Matching habitat choice causes directed gene flow: A neglected dimension in evolution and ecology
2008 (English)In: Evolution, ISSN 0014-3820, E-ISSN 1558-5646, Vol. 62, 2462-2472 p.Article in journal (Refereed) Published
Gene flow among populations is typically thought to be antagonistic to population differentiation and local adaptation. However,this assumes that dispersing individuals disperse randomly with respect to their ability to use the environment. Yet dispersingindividuals often sample and compare environments and settle in those environments that best match their phenotype, causingdirected gene flow, which can in fact promote population differentiation and adaptation. We refer to this process as “matchinghabitat choice.” Although this process has been acknowledged by several researchers, no synthesis or perspective on its potentiallywidespread importance exists. Here we synthesize empirical and theoretical studies, and offer a new perspective that matchinghabitat choice can have significant effects on important and controversial topics. We discuss the potential implications of matchinghabitat choice for the degree and rate of local adaptation, the evolution of niche width, adaptive peak shifts, speciation in thepresence of gene flow, and on our view and interpretation of measures of natural selection. Because of its potential importance forsuch a wide range of topics, we call for heightened empirical and theoretical attention for this neglected dimension in evolutionaryand ecological studies.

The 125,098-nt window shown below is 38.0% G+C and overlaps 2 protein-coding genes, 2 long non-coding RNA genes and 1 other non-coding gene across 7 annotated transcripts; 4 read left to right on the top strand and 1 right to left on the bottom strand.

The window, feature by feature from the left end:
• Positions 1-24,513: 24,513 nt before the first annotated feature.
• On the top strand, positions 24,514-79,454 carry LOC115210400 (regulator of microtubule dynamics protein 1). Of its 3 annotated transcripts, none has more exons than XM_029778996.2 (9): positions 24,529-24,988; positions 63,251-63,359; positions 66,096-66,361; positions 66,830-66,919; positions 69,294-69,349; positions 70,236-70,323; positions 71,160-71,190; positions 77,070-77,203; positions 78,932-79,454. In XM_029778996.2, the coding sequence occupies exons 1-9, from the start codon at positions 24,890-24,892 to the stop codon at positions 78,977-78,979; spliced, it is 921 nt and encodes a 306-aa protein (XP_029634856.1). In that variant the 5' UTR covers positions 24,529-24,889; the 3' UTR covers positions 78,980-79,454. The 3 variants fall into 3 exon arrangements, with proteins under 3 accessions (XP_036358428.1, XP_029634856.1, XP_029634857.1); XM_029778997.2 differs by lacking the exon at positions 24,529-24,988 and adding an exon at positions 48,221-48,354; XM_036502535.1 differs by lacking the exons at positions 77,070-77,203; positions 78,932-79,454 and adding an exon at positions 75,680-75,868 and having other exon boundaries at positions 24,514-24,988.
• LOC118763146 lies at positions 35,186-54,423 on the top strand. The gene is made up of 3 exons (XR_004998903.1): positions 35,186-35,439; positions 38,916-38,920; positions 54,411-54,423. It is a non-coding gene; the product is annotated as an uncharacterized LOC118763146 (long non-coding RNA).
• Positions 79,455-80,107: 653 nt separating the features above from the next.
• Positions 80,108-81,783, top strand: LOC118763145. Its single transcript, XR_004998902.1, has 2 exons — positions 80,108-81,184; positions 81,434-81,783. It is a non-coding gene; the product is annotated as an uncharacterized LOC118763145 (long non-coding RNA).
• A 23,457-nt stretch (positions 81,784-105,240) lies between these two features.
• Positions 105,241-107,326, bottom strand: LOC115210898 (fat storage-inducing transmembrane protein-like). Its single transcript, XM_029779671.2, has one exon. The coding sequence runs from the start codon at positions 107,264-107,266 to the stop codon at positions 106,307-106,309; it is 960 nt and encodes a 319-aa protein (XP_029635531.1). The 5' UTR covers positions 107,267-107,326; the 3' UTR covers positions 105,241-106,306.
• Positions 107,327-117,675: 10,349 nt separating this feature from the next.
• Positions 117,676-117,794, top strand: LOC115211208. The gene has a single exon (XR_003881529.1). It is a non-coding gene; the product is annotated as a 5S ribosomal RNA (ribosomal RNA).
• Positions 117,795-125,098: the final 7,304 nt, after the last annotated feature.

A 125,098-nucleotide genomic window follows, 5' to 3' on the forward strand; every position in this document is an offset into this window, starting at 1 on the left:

Place, publisher, year, edition, pages
2008. Vol. 62, 2462-2472 p.
Dispersal, gene flow, habitat choice, local adaptation, migration–selection balance, natural selection, population differentiation.
IdentifiersURN: urn:nbn:se:uu:diva-284384OAI: oai:DiVA.org:uu-284384DiVA: diva2:920260